Good Neighbor Sharon Friend: Guardian Angel for Children

Ask those who know her, and they’ll tell you Sharon Friend more than lives up to her name. Over the past 11 years, Friend has devoted thousands of hours to The Children’s Service Guild, a Las Vegas nonprofit dedicated to assisting children touched by the family court system.

November 1, 2006

Ask those who know her, and they’ll tell you Sharon Friend more than lives up to her name. Over the past 11 years, Friend has devoted thousands of hours to The Children’s Service Guild, a Las Vegas nonprofit dedicated to assisting children touched by the family court system. Its mission is to help both young victims of crime and youthful offenders with medical and dental care, clothes, toys, bedding, and other essentials not covered by government funding.

As president of the guild for the past six years, Friend has been instrumental in raising $1.8 million to benefit abused, neglected, and troubled children in one of the country’s fastest-growing metropolitan areas. She also oversees volunteer programs and steps in to help meet unusual needs.

“If you care about children, you do what needs to be done to help them,” says Friend, a broker with Las Vegas Realty. “A baby didn’t ask to be born addicted to crack. A 5-year-old didn’t deserve to be set on fire.”

People who’ve seen Friend in action say she’s a marvel of energy and effectiveness. “Whenever a child or family has a special need, we call Sharon,” says Cherlyn Townsend, director of the Clark County Department of Juvenile Justice Services, just one of the dozens of agencies supported by the guild.

In one instance, Friend found a way to fill an urgent request for a special hospital-style bed and motorized wheelchair for a quadriplegic child. The child had just been admitted to Child Haven, an education center for more than 5,000 children a year under the protective custody of the Clark County, Nev., court system.

“If we’d waited for Medicaid or for some other government assistance, the child would have done without for weeks or even months. Sharon got it done in days,” says Lou Palma, manager of shelter services for the Clark County Department of Family Services. “I’m totally impressed with her commitment to children placed in protective custody.”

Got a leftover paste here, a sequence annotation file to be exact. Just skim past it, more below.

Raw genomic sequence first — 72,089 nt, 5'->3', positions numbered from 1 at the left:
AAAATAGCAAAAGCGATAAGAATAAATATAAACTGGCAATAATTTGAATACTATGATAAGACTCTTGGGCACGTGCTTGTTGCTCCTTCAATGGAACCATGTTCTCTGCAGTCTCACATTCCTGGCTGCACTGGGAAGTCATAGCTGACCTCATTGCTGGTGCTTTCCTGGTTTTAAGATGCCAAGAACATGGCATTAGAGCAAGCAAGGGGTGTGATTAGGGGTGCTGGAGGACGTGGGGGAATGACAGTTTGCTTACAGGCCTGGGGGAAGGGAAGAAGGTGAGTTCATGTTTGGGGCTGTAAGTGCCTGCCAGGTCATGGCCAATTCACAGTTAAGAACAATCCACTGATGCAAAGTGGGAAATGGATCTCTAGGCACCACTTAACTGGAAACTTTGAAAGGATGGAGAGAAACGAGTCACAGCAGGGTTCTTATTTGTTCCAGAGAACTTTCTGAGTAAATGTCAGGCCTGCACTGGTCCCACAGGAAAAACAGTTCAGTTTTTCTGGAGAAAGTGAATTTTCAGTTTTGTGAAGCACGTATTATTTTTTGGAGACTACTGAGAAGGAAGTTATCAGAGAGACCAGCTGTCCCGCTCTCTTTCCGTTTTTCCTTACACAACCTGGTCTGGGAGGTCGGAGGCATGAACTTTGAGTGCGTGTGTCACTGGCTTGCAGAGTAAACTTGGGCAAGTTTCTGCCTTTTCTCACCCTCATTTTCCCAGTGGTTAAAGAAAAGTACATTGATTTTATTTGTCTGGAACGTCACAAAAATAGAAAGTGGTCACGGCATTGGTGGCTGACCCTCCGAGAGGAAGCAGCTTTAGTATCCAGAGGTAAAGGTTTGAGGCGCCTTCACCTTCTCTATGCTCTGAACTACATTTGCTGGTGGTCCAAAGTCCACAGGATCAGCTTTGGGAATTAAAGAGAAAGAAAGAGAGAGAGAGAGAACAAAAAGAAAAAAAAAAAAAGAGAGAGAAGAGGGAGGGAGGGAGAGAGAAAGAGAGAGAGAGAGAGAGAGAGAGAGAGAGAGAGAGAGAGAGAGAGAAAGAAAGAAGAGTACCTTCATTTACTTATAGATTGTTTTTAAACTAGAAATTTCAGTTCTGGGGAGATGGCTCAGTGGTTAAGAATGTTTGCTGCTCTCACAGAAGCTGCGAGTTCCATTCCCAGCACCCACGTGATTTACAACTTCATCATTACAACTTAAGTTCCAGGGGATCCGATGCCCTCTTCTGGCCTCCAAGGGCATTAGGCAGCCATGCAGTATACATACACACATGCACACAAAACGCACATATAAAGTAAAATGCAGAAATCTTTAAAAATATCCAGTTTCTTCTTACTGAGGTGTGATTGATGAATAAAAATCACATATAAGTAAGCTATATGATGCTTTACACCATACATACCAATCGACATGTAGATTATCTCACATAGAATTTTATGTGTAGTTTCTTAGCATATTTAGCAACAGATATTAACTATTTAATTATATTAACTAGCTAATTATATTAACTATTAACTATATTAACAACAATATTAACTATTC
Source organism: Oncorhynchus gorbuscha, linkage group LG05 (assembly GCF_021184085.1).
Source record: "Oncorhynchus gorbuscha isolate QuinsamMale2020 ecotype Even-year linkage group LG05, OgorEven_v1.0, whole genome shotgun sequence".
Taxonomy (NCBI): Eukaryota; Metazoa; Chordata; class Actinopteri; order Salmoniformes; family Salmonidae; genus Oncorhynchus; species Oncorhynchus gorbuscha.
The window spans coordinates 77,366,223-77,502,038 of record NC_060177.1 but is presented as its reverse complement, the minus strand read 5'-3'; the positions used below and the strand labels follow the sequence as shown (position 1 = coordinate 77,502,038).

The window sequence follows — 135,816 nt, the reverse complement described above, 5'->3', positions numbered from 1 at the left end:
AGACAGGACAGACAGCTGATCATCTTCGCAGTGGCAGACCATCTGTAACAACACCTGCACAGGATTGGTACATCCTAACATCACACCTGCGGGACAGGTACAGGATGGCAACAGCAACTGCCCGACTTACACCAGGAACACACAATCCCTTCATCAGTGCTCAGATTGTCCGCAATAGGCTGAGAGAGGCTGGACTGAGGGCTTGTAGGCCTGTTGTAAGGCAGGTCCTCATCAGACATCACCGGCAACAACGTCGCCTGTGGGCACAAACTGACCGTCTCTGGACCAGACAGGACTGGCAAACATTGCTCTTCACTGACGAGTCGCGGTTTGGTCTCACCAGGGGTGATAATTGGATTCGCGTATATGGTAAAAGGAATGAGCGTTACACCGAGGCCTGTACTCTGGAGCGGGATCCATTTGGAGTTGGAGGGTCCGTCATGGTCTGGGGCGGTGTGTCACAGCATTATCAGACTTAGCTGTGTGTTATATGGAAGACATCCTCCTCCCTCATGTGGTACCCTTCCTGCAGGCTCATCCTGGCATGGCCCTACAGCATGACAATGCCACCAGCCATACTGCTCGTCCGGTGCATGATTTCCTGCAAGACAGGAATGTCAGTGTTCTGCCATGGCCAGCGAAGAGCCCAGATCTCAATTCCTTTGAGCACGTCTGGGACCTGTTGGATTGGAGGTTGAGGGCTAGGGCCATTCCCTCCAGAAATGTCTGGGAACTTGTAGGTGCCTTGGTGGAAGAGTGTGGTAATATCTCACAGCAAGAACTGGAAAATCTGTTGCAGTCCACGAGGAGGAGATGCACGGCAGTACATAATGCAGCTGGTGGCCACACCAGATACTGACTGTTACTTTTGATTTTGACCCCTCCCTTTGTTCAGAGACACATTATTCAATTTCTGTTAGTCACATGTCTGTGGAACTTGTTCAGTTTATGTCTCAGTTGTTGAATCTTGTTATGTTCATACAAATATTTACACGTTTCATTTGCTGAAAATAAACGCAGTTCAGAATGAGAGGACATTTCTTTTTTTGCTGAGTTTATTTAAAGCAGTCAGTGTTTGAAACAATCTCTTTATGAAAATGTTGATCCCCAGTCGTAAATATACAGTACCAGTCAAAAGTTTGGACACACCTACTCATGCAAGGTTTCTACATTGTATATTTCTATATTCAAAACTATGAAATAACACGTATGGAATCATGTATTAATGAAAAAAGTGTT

In addition to Child Haven, The Children’s Service Guild sponsors Spring Mountain Youth Camp, a correctional facility for boys who’ve had minor run-ins with the law. The 100-bed camp provides academics, athletics, and counseling to more than 230 young men a year.

Friend credits her 28 years as a real estate professional with honing the skills that enable The Children’s Service Guild to respond so efficiently to a wide range of requests.

“As a real estate professional, I learned how to manage my time, which is what it takes to be successful, whether you’re closing a real estate transaction or trying to schedule medical care for a sick child,” says Friend.

Since Friend sells real estate full time, volunteers an average of 35 hours a week, and also finds time to remain close to her three children and six grandchildren, she has clearly mastered multitasking. She says spending time with her own grandchildren gives her insights on how to communicate with the youngsters helped by the guild.

“Once you discover how needy these children are, you just can’t say no to them,” she says. “We received a note from one 13-year-old who’d had abscesses in his mouth. He wrote, ‘Thank you. I didn’t know my mouth didn’t have to hurt.’ He had never been to a dentist.”

No project affecting a child’s well-being is too big or too small for Friend’s attention. Says Adrienne Cox, a former division manager of Child Haven, “Sharon and the guild assumed a leadership role in raising millions for the construction of a new school and two new cottages and for the renovation of cottages that were badly in need of repair. At the same time, Sharon will find a prom dress for a foster child. Children who lack caring and safe homes have a good friend and a good neighbor in Sharon.”

Friend brushes off such tributes, saying she’s not looking for accolades. “A child’s smile is the only reward I need,” she says.

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